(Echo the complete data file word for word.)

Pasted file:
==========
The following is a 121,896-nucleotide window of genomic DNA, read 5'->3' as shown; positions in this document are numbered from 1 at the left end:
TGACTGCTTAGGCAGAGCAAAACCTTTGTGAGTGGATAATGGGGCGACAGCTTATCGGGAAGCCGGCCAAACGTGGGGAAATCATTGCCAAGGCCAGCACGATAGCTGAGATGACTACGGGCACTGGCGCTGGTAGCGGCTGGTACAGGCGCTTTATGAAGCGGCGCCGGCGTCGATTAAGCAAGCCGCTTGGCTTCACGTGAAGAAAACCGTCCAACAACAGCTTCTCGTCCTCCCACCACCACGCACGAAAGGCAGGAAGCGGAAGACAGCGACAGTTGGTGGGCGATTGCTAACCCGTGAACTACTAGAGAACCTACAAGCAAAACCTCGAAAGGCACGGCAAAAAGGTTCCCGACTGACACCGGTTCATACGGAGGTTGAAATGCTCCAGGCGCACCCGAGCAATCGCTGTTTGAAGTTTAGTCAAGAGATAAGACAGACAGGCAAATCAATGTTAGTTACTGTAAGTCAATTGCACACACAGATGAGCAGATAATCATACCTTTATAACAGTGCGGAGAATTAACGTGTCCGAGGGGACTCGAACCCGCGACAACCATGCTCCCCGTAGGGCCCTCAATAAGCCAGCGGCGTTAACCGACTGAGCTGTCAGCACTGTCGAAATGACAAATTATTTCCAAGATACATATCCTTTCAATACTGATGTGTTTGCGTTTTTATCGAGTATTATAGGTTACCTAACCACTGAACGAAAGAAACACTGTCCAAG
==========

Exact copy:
The following is a 121,896-nucleotide window of genomic DNA, read 5'->3' as shown; positions in this document are numbered from 1 at the left end:
TGACTGCTTAGGCAGAGCAAAACCTTTGTGAGTGGATAATGGGGCGACAGCTTATCGGGAAGCCGGCCAAACGTGGGGAAATCATTGCCAAGGCCAGCACGATAGCTGAGATGACTACGGGCACTGGCGCTGGTAGCGGCTGGTACAGGCGCTTTATGAAGCGGCGCCGGCGTCGATTAAGCAAGCCGCTTGGCTTCACGTGAAGAAAACCGTCCAACAACAGCTTCTCGTCCTCCCACCACCACGCACGAAAGGCAGGAAGCGGAAGACAGCGACAGTTGGTGGGCGATTGCTAACCCGTGAACTACTAGAGAACCTACAAGCAAAACCTCGAAAGGCACGGCAAAAAGGTTCCCGACTGACACCGGTTCATACGGAGGTTGAAATGCTCCAGGCGCACCCGAGCAATCGCTGTTTGAAGTTTAGTCAAGAGATAAGACAGACAGGCAAATCAATGTTAGTTACTGTAAGTCAATTGCACACACAGATGAGCAGATAATCATACCTTTATAACAGTGCGGAGAATTAACGTGTCCGAGGGGACTCGAACCCGCGACAACCATGCTCCCCGTAGGGCCCTCAATAAGCCAGCGGCGTTAACCGACTGAGCTGTCAGCACTGTCGAAATGACAAATTATTTCCAAGATACATATCCTTTCAATACTGATGTGTTTGCGTTTTTATCGAGTATTATAGGTTACCTAACCACTGAACGAAAGAAACACTGTCCAAG